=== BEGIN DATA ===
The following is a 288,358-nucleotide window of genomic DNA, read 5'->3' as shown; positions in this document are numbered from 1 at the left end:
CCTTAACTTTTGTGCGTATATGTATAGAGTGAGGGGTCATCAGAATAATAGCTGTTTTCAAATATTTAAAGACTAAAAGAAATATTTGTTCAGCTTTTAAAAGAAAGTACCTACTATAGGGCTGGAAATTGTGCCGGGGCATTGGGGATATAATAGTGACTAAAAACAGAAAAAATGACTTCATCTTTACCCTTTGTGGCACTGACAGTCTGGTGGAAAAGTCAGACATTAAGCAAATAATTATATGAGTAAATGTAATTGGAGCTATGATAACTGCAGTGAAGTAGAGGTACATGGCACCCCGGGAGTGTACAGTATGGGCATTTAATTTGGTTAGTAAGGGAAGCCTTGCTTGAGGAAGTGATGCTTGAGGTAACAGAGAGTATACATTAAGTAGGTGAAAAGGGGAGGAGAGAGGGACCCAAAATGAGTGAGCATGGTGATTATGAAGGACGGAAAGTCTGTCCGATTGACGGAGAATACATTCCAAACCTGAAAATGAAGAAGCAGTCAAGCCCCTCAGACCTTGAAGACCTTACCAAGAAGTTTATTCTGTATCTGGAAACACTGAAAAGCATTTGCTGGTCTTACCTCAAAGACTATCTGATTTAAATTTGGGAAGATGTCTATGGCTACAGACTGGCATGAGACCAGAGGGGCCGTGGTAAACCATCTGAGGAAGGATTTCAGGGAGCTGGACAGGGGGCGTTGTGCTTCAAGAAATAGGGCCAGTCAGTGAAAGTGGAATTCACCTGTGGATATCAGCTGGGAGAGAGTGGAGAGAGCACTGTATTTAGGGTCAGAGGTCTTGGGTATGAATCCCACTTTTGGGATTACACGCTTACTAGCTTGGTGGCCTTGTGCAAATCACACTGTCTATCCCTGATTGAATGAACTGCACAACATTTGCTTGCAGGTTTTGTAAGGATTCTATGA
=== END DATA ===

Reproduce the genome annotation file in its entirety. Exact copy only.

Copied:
The following is a 288,358-nucleotide window of genomic DNA, read 5'->3' as shown; positions in this document are numbered from 1 at the left end:
CCTTAACTTTTGTGCGTATATGTATAGAGTGAGGGGTCATCAGAATAATAGCTGTTTTCAAATATTTAAAGACTAAAAGAAATATTTGTTCAGCTTTTAAAAGAAAGTACCTACTATAGGGCTGGAAATTGTGCCGGGGCATTGGGGATATAATAGTGACTAAAAACAGAAAAAATGACTTCATCTTTACCCTTTGTGGCACTGACAGTCTGGTGGAAAAGTCAGACATTAAGCAAATAATTATATGAGTAAATGTAATTGGAGCTATGATAACTGCAGTGAAGTAGAGGTACATGGCACCCCGGGAGTGTACAGTATGGGCATTTAATTTGGTTAGTAAGGGAAGCCTTGCTTGAGGAAGTGATGCTTGAGGTAACAGAGAGTATACATTAAGTAGGTGAAAAGGGGAGGAGAGAGGGACCCAAAATGAGTGAGCATGGTGATTATGAAGGACGGAAAGTCTGTCCGATTGACGGAGAATACATTCCAAACCTGAAAATGAAGAAGCAGTCAAGCCCCTCAGACCTTGAAGACCTTACCAAGAAGTTTATTCTGTATCTGGAAACACTGAAAAGCATTTGCTGGTCTTACCTCAAAGACTATCTGATTTAAATTTGGGAAGATGTCTATGGCTACAGACTGGCATGAGACCAGAGGGGCCGTGGTAAACCATCTGAGGAAGGATTTCAGGGAGCTGGACAGGGGGCGTTGTGCTTCAAGAAATAGGGCCAGTCAGTGAAAGTGGAATTCACCTGTGGATATCAGCTGGGAGAGAGTGGAGAGAGCACTGTATTTAGGGTCAGAGGTCTTGGGTATGAATCCCACTTTTGGGATTACACGCTTACTAGCTTGGTGGCCTTGTGCAAATCACACTGTCTATCCCTGATTGAATGAACTGCACAACATTTGCTTGCAGGTTTTGTAAGGATTCTATGA